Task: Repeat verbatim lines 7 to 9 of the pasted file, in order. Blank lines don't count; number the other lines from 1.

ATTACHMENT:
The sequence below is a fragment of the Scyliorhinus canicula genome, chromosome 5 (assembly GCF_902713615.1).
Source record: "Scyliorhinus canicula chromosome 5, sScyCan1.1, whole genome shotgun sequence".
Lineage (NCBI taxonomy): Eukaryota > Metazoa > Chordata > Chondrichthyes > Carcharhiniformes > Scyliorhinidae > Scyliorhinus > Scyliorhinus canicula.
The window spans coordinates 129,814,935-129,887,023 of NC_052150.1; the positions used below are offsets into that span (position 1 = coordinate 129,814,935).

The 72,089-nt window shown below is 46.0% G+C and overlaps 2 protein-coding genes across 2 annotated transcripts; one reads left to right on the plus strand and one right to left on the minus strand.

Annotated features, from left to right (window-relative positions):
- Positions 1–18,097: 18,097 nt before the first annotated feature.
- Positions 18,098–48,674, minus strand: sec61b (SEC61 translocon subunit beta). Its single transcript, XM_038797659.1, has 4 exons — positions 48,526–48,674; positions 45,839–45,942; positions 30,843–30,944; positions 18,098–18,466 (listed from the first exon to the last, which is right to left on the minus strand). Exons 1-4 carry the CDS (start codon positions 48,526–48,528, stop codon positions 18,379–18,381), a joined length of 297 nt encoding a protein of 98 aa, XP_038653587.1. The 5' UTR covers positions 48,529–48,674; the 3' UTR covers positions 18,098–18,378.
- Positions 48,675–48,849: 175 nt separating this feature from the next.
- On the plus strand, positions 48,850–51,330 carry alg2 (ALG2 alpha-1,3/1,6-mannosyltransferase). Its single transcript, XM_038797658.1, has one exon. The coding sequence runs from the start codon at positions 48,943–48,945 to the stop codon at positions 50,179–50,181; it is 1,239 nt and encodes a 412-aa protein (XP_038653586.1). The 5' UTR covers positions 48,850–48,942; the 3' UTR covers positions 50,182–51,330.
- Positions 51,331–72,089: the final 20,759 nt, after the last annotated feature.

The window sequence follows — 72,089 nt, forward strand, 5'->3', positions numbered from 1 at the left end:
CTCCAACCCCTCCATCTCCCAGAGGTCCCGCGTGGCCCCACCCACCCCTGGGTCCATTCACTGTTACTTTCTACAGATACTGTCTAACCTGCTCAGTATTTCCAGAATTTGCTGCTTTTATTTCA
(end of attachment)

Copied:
- Positions 1–18,097: 18,097 nt before the first annotated feature.
- Positions 18,098–48,674, minus strand: sec61b (SEC61 translocon subunit beta). Its single transcript, XM_038797659.1, has 4 exons — positions 48,526–48,674; positions 45,839–45,942; positions 30,843–30,944; positions 18,098–18,466 (listed from the first exon to the last, which is right to left on the minus strand). Exons 1-4 carry the CDS (start codon positions 48,526–48,528, stop codon positions 18,379–18,381), a joined length of 297 nt encoding a protein of 98 aa, XP_038653587.1. The 5' UTR covers positions 48,529–48,674; the 3' UTR covers positions 18,098–18,378.
- Positions 48,675–48,849: 175 nt separating this feature from the next.